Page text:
What kind of information is exchanged between PEMA and the business community?
PEMA exchanges information about continuity of operations. We’ll ask, “If you’re a business in a community and you’re flooded out, what have you done to prepare for that?” When we lose a business in the community, we lose not only tax revenue, but we lose people’s places of employment. By preparing on the front-end and trying to use an all-hazards approach—maybe there is floodproofing or maybe there are things that could be done with holding ponds or whatever—we build in resilience. So we exchange that kind of planning information with our businesses.
The other thing we try to work with the private sector on is for businesses to have their own disaster recovery plans so that they can get back up quickly. Getting a business up in a community really helps that community move toward recovery. If you can get the Wal-Mart or the K-Mart open, the community sees that as a sign of normalcy returning. Part of the planning process for the business community is to look towards your workers being able to secure their families and then come back in to get your business operational again as quickly as possible. You also have to plan for the recovery of your electronic resources, your files, your records. Where are your supplies kept? What happens if distribution routes are disrupted because of an earthquake? Part of the emergency management side of the house is to work with the private sector to get them to plan and look at continuity of operations and resilience on an all-hazards basis.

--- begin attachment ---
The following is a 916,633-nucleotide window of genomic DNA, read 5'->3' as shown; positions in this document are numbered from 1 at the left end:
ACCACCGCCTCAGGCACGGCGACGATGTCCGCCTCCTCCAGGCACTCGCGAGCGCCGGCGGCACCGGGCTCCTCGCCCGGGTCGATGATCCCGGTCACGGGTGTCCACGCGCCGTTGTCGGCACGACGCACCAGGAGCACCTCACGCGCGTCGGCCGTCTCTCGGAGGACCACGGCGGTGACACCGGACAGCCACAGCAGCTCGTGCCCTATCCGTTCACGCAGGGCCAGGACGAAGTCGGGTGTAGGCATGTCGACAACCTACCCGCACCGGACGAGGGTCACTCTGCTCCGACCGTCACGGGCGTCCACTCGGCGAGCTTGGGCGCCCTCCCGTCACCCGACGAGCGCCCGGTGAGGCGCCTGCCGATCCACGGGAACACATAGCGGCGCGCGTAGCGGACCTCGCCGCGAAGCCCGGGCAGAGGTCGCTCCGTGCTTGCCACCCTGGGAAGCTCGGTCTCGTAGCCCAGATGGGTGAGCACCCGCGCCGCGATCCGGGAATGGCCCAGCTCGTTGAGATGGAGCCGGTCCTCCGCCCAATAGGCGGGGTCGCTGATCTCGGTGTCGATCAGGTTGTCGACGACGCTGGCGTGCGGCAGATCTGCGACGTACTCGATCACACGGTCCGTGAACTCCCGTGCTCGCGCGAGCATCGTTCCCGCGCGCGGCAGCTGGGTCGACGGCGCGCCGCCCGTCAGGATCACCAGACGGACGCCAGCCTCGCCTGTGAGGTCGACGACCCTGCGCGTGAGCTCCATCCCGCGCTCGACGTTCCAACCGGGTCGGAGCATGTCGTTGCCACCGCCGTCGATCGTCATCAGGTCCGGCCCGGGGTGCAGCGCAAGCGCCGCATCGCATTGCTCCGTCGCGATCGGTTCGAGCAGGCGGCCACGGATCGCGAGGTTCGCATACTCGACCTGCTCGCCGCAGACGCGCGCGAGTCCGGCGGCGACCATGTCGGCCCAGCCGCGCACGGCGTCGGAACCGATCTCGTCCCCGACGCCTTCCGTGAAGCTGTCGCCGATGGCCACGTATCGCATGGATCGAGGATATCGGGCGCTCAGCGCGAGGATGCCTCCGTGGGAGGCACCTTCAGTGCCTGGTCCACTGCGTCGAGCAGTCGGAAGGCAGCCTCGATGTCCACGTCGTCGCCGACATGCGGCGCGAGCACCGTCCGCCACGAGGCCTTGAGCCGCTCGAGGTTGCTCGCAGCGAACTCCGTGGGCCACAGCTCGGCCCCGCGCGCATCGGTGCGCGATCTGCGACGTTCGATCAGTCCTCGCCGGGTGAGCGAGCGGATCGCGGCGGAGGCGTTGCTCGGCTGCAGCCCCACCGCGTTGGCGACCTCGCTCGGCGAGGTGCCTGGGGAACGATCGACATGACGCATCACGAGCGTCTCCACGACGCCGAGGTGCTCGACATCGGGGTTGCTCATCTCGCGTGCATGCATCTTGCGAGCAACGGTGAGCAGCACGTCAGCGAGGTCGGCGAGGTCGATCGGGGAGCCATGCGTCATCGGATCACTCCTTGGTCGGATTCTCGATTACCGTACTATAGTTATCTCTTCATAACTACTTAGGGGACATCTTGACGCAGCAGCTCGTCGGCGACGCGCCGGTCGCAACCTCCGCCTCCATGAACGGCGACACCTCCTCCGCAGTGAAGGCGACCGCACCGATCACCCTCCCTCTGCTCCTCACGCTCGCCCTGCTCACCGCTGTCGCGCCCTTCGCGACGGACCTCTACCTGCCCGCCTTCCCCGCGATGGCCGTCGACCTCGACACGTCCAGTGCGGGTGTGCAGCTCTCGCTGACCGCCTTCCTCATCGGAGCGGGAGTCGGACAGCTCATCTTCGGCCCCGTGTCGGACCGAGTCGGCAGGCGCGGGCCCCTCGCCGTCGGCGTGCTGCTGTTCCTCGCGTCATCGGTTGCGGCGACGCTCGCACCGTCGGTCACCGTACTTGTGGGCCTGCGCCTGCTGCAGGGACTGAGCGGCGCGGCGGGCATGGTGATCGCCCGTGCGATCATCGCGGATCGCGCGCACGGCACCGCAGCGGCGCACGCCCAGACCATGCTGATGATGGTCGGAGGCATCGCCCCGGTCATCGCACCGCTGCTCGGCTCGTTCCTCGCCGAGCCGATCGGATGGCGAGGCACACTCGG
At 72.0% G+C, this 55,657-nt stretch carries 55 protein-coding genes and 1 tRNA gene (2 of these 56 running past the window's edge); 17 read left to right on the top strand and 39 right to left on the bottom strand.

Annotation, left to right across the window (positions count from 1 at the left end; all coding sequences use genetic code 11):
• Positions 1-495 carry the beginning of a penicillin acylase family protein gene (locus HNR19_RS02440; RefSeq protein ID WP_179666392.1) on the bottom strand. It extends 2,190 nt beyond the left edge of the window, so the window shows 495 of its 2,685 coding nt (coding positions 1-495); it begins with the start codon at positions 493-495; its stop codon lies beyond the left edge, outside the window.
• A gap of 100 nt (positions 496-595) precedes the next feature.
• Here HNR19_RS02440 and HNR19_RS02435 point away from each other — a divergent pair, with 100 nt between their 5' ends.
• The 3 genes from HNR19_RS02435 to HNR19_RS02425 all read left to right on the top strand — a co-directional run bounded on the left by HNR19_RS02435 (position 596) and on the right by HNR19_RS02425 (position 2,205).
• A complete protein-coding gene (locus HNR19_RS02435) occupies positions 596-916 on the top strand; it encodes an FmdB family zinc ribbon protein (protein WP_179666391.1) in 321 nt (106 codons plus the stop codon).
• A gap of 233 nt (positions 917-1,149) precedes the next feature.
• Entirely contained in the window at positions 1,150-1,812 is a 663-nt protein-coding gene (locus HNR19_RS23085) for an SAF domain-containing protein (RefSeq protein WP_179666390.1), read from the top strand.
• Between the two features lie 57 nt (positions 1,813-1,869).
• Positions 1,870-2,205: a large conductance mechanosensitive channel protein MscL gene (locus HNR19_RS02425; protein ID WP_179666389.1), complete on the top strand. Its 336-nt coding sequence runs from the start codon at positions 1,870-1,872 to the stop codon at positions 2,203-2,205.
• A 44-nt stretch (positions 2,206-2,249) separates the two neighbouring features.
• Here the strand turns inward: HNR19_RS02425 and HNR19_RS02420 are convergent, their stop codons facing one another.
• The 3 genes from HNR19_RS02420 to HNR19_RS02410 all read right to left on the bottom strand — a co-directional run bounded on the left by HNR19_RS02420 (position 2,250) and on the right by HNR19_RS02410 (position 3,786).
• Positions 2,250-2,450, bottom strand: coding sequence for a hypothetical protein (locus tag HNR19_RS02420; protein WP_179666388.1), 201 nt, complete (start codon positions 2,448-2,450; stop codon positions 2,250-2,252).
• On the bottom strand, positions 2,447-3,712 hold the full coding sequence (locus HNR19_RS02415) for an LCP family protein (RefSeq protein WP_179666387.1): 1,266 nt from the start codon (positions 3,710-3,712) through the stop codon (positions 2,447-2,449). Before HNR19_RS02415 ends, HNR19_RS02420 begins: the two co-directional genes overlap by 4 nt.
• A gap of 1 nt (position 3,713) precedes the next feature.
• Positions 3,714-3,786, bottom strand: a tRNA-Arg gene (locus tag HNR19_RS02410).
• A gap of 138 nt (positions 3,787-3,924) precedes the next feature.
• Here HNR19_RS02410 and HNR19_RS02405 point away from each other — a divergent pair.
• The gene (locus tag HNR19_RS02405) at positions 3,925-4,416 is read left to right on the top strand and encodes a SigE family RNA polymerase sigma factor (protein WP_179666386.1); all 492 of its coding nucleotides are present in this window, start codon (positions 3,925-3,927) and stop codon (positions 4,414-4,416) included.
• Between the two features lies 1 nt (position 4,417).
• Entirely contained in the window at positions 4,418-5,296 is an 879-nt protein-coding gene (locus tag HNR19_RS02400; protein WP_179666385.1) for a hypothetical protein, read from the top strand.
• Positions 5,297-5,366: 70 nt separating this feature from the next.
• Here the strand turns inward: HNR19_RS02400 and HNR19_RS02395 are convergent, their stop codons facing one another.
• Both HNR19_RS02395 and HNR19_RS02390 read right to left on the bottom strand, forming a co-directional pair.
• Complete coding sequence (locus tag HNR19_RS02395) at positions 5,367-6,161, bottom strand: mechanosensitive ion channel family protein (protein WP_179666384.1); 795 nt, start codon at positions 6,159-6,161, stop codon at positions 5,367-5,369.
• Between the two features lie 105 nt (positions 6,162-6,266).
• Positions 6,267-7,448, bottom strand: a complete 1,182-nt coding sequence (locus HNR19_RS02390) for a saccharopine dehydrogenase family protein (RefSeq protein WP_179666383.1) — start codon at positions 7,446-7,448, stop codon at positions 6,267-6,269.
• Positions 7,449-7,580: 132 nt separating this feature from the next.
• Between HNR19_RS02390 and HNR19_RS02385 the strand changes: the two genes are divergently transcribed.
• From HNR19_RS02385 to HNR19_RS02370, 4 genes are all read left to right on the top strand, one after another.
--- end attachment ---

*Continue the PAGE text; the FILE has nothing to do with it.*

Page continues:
What keeps you up at night?
I think the thing that keeps me up at night is “Are we prepared to deal with whatever that thing is [that] I don’t know is coming?” There’s a philosophy in disaster and emergency response: if you’re going to save lives, you’ve got to go fast, and you’ve got to go big. If you try and wait until you’re in the middle of the event to do that, you’ve lost already: a rescue mission turns into a body recovery mission. We’re in the business of saving people’s lives.